Or second, they may feel disrespected or insufficiently validated. If you did not validate another person’s perspective, it will be tough for them to collaborate with you. 

Most of the time, you will find the latter to be true: you probably didn’t validate the other individual properly.

Validation takes practice. And validation does not occur until the other person feels validated. If this reality scares you, you might have a control problem. But with a little emotional intelligence and perception awareness, you can confront your desire for control over how other people think.

Collaboration is successful when you and your collaborators agree on a root problem and the parameters for solving it. When you and your team members reach such an agreement, you have created an environment ripe for innovation.

Through collaboration, you not only achieve clarity for yourself and your team, but you also demonstrate to everyone around you a sustainable leadership model. Each team member feels valued, and everyone will be more inclined to share feedback and entertain different approaches.

Collaboration eliminates the zero-sum game in professional work teams. Unfair dichotomies – we must do either x or y, or else! – become effective multiple-choice tests wherein there exists more than one possible solution out of several options.

If you learn to collaborate in this way, you will significantly inspire those in your realm of influence. Additionally, you will be able to grow your sphere of influence to include a larger crowd of prospects, colleagues, and followers.

Innovation in the Self-efficacy Cycle

ESE Cycle: Innovation

Now is the time to develop your solutions in the form of business deliverables. In your journey of entrepreneurial self-efficacy, you have learned to understand better what it means to be human.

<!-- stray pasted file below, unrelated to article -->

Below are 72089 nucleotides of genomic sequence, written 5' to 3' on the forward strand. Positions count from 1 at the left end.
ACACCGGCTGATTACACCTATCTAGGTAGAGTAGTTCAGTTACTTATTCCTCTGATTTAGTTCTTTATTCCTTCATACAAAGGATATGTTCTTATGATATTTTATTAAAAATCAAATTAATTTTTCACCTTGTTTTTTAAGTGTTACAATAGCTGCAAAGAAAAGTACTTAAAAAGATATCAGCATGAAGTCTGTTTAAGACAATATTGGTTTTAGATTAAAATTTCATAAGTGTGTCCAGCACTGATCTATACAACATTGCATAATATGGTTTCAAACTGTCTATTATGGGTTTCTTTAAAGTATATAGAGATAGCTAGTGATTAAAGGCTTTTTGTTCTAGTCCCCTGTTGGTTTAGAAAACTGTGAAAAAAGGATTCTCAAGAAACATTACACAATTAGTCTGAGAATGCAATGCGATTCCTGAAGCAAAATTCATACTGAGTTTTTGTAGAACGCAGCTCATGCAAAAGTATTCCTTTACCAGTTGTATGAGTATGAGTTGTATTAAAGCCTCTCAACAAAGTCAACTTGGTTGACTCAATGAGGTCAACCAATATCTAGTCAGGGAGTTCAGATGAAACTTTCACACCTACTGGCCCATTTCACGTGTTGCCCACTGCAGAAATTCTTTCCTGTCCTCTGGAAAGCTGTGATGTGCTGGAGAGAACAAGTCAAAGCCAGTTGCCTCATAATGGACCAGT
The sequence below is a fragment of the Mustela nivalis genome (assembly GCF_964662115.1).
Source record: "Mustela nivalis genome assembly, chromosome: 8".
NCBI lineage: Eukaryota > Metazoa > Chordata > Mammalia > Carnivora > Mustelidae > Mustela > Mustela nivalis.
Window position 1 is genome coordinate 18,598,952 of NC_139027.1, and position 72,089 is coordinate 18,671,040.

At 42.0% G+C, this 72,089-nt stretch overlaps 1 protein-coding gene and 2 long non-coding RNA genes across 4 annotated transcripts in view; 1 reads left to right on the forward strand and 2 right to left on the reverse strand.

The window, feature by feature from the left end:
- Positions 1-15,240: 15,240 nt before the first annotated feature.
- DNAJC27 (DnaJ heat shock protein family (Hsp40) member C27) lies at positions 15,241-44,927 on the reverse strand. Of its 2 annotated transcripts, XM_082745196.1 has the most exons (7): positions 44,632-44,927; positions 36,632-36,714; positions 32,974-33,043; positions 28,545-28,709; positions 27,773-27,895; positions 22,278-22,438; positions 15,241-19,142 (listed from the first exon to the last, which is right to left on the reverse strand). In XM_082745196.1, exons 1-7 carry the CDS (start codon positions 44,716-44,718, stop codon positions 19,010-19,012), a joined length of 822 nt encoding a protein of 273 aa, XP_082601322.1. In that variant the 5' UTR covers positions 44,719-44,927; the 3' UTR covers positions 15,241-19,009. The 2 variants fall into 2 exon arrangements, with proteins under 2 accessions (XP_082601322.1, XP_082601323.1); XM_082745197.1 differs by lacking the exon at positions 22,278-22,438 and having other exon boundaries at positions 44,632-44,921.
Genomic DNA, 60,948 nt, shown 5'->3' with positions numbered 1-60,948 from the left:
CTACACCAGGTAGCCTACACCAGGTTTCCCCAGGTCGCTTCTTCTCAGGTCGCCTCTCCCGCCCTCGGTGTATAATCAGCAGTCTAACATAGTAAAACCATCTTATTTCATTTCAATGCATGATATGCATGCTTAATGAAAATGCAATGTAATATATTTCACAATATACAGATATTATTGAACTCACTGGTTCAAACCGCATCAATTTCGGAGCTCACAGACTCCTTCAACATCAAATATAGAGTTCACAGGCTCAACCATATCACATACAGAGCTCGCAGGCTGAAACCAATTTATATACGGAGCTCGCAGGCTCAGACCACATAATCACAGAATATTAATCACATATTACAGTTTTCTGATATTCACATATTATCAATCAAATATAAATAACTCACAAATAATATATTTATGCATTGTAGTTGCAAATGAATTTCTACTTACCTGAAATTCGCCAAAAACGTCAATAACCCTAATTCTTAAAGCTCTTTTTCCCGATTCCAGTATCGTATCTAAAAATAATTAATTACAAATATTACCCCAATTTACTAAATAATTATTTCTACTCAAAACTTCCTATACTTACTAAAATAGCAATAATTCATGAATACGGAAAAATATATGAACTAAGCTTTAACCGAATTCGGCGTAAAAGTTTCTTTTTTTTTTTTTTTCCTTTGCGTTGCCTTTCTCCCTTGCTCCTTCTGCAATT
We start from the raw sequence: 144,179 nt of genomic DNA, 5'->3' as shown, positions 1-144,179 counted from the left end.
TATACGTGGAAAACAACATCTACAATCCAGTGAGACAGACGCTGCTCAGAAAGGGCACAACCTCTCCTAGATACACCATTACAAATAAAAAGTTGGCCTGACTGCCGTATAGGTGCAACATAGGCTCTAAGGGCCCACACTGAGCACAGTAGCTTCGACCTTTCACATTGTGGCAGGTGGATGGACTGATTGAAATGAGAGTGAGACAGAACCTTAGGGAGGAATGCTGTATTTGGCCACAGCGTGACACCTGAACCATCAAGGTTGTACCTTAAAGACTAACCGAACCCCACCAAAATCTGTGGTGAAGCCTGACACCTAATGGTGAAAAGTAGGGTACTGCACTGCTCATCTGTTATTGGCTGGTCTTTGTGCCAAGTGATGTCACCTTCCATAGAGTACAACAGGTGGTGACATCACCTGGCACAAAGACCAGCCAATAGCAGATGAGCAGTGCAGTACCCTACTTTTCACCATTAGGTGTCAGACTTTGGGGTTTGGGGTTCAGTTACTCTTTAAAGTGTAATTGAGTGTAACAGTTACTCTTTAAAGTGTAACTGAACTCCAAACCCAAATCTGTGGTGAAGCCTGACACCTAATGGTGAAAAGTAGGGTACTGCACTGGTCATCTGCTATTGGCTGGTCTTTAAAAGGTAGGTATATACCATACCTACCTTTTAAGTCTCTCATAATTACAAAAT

Your mind and emotions are now limber and able to explore the needs of your market and work toward creative solutions. You may need to partner with consultants who specialize in the product development process.

Chances are, you chose the entrepreneur life because of one specific product/service idea that you believed would solve problems. Now you need to develop your seed idea into a marketable solution.

Your innovative stage must include developing successful solutions (i.e., proof of concept). For instance, if your solution is a product, you need a prototype with a track record of success. If your solution is technology or software, you need beta testing. If your solution is a service, you need a handful of happy clients.

The purpose of developing ideas is to test them in the business environment and, if no insoluble problems are discovered, prepare them for implementation.”

While testing your ideas, problems will arise: failed technology, missed deadlines, lack of funds, and more. Dedicating yourself to a process of entrepreneurial self-efficacy will elevate your capacity to solve increasingly complex problems. In time, you will feel quite comfortable with the iteration process.

It is vital to prioritize your personal issues over those of others. In your role as an entrepreneur, your mental and emotional clarity is your life-blood. If you lose this clarity, you will project your own unresolved issues onto those you seek to serve, further hindering the innovative process.

Allow intrusive thoughts to rise and fall without attacking or embracing them. Proactively absorb new information and resist the urge to react in an effort to prevent mistakes. Rise above the “monkey brain,” and seek always to view the bigger picture. Ask for help from those you trust and tinker with your ideas.

The Entrepreneurial Self-efficacy Cycle: A Recap

Learning is the essence of entrepreneurship – achieving higher levels of self-efficacy, as illustrated by the Self-Efficacy Cycle.

I hope that no matter what stage of your professional journey you find yourself in, you will feel empowered to intentionally know yourself, take ownership, favor calculated risk-taking, engage people collaboratively, and innovate.

The way I see it, the world becomes a better place, not through government legislation or religion, but through individuals taking the initiative to solve society’s problems at the root and promote a sustainably better quality of life.